A woman with her hands raised holding large hanging lights


Visiting the Future

These are three of the exhibitions Sabino has curated at the Museum of Tomorrow.

Ofisuka 2068—Imagining a Future of Work invited guests into
a Japanese “office-home” 50 years in the future, in which different types of workers would “domesticate disconnected dreams,” “mine raw dream material” and use the material to shape ideas, feelings and objects.

Interface/Interlace “was the culmination of the lab’s five-month artist residency program on wearable technology.” Among the works displayed were necklaces with safety sensors, cyclist jackets with LED turn signals and “a modular shoe that could turn into many different shoes.”

Strolling Through a Hacked Rio showed how real-world “hackers” have, for instance, planted communal gardens, sprayed artistic graffiti and painted bike lanes on the street. It aimed to inspire visitors to change their own urban environments as well.


Marcela Sabino ’02

Majors: Anthropology, political science

“Someone once told me that your career should always answer a question.”


“At the lab, there is no such thing as a typical day,” says Marcela Sabino ’02. “One day we might be filming an indigenous woman on a green screen for a VR experience, or we may be growing clothes from kombucha. We may be building a 3-D printer for food, debating the need for artificial uteruses on Mars, checking on the growth of cyanobacteria...”

Sabino is describing her work as director of the Laboratory of Activities of Tomorrow at the Museum of Tomorrow (Museu do Amanhã) in Rio de Janeiro. In keeping with the museum’s mission of exploring ways that humanity might handle the ecological and political chal- lenges of the coming decades, “the purpose of the lab is to prototype a more social and sustainable future using high and low technology in a transdisciplinary way,” she says.

Take the museum’s theme in 2019: the future of food—specifically the question “How are we going to feed, in the 2050s, a population of 10 billion people with nu- tritional quality and sustainability?” After a month-long artistic resi- dency at the laboratory, designer Chloé Rutzerveld answered that question with an exhibition that imagined using microalgae and modified fungi to produce micro- nutrients that would be powdered and served in capsule form. “By 2030, farmers will grow protein and harvest carbohydrates instead of growing livestock and harvesting potatoes,” Rutzerveld wrote.

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The lab is just one part of the Museum of Tomorrow, a 135,000-square-foot structure designed by Spanish architect Santiago Calatrava and situated on the Maua Pier, which juts out onto Guanabara Bay. A project of the City of Rio de Janeiro, the applied science museum has attracted more than 3 million visitors since it opened in December 2015.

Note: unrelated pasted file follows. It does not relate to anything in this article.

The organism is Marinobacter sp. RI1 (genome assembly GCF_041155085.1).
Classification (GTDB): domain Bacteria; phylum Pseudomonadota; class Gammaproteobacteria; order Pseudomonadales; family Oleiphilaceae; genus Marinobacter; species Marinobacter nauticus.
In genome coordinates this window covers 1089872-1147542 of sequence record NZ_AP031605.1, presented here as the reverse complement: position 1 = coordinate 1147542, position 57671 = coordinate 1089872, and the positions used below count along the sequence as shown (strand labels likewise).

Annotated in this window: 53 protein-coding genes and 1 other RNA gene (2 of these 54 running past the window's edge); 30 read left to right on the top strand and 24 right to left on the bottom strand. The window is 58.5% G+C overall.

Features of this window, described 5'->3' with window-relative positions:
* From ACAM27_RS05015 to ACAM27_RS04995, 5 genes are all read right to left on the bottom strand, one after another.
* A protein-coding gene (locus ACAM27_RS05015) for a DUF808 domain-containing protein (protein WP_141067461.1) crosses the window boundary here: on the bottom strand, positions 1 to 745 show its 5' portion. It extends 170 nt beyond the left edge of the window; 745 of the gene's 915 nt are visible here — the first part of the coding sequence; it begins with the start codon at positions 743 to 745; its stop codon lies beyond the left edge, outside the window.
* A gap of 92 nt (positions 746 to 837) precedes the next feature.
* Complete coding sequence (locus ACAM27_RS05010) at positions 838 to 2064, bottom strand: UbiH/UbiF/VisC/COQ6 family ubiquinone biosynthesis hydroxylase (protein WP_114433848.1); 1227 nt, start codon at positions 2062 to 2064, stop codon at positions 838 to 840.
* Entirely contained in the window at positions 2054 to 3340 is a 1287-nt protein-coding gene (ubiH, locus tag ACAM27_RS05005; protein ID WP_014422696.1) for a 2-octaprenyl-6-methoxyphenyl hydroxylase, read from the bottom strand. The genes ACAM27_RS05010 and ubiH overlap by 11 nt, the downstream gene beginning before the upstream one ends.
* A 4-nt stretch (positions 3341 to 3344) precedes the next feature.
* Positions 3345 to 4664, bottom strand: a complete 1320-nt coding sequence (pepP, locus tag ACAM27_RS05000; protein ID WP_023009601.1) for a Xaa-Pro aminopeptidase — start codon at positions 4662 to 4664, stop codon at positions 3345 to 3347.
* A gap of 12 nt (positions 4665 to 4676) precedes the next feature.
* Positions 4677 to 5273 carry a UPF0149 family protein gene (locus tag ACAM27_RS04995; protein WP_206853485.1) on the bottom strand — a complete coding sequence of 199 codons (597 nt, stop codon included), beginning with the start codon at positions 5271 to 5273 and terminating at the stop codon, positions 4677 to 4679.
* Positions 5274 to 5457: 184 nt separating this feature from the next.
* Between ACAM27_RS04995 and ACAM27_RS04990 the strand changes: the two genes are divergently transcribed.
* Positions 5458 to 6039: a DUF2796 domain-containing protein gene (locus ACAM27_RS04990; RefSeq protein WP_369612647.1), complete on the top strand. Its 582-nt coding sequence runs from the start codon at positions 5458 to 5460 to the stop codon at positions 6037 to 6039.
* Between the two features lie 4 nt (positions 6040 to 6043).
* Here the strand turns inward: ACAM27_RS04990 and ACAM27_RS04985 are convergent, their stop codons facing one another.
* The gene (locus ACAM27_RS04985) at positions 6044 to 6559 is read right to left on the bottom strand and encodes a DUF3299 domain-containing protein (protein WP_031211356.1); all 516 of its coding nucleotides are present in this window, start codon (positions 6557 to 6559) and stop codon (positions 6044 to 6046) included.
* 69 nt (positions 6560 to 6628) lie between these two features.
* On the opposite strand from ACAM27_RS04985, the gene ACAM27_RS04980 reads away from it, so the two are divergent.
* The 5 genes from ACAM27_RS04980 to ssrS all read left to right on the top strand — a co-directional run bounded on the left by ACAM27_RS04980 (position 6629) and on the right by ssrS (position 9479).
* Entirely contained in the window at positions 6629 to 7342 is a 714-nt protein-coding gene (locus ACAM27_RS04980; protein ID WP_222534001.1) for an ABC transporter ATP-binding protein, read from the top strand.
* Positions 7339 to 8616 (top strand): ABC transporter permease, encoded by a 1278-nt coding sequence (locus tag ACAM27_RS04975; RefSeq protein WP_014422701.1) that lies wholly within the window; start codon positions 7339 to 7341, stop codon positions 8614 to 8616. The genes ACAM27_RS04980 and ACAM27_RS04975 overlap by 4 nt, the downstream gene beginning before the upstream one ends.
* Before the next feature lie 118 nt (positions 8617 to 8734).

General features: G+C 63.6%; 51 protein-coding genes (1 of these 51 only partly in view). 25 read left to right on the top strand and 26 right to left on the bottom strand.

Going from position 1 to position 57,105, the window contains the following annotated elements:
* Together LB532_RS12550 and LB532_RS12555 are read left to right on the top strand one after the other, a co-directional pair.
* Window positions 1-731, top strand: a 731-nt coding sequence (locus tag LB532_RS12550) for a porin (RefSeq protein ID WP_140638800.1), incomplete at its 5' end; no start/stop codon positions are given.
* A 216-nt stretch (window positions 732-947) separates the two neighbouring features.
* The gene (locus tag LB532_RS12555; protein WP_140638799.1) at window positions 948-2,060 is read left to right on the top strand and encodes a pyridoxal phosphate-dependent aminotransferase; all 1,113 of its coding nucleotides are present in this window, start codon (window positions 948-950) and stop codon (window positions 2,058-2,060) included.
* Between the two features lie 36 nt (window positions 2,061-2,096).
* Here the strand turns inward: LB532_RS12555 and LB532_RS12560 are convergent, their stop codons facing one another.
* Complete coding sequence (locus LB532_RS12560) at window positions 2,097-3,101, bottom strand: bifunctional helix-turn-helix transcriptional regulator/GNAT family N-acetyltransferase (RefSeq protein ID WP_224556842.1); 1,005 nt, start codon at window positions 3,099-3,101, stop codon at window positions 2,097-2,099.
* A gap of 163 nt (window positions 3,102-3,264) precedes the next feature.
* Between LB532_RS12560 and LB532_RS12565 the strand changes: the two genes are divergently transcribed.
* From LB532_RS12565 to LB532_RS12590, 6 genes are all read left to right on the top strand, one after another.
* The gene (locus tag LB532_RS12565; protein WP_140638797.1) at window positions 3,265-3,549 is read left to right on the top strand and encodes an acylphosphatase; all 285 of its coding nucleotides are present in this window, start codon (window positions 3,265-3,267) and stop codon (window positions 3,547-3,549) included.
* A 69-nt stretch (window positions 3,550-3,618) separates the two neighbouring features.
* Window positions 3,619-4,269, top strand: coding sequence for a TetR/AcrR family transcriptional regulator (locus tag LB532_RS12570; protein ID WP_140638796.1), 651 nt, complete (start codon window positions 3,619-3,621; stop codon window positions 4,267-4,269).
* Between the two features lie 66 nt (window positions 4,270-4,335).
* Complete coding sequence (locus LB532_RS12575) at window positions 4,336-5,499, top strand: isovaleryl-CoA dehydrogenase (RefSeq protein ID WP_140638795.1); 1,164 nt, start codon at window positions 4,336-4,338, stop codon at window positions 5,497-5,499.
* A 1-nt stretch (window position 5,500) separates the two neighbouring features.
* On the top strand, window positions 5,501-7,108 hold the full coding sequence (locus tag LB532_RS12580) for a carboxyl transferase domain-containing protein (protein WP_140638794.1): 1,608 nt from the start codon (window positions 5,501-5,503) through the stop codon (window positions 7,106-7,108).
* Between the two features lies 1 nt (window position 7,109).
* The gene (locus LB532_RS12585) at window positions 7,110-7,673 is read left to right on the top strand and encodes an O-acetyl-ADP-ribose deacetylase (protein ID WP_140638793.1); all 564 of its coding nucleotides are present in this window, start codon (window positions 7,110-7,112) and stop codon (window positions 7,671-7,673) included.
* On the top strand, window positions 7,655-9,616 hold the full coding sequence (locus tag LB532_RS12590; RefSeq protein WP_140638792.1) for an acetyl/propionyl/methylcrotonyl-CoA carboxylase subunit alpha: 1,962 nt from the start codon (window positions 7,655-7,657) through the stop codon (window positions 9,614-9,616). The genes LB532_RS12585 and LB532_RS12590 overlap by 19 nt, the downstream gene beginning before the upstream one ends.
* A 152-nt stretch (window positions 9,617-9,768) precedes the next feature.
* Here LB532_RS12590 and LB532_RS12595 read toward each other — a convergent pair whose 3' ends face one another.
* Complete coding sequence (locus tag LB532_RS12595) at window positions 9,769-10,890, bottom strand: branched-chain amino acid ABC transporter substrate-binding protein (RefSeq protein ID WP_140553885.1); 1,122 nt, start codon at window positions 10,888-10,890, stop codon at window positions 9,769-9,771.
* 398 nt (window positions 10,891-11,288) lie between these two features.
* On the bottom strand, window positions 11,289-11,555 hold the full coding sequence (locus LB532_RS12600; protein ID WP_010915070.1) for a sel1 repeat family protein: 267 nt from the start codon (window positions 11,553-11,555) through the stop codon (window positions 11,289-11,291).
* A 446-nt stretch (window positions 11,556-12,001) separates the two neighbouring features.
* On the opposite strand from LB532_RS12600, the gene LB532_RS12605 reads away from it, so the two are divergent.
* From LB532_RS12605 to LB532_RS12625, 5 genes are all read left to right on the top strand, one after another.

“Someone once told me that your career should always answer a ques- tion,” Sabino says. “I decided that my question was: What is the best way of promoting human development?” The search for the answer took her from Amherst, to the Social Science Research Council in New York, to Harvard’s Kennedy School for a master’s in public policy, to positions in Dubai and Abu Dhabi, to initiatives with the Inter-American Development Bank. Now she’s working toward a second master’s, in the design of entertainment, through the European Institute of Design.

Eight years ago, a World Bank project called the Future of Digital Development brought her to Rio, and settling there was a homecoming of sorts: Sabino was born in Brazil and moved to Miami with her family at age 3. She praises Rio as the “outrageously beautiful” home of samba, bossa nova, Carnival and the world’s largest urban tropical forest.

“However, Rio is a city within a country that is deeply plagued with inequality,” she adds. The $59 million Museum of Tomorrow itself ex- emplifies the recent influx of wealth into what had been, according to an article in The Guardian, “one of the city’s poorest and most crime-ridden areas.”

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“If a range of different people have access to tools and basic education,” she believes, “the billions of people who will be coming online in the next decades may be able to shape the creation of new digital languages, new businesses, artistic expressions, sustainable economies and organizational models in order to create a more inclusive and just world.” That is: a better tomorrow.


Duke is Amherst magazine’s assistant editor.

Photo by Luciana Sposito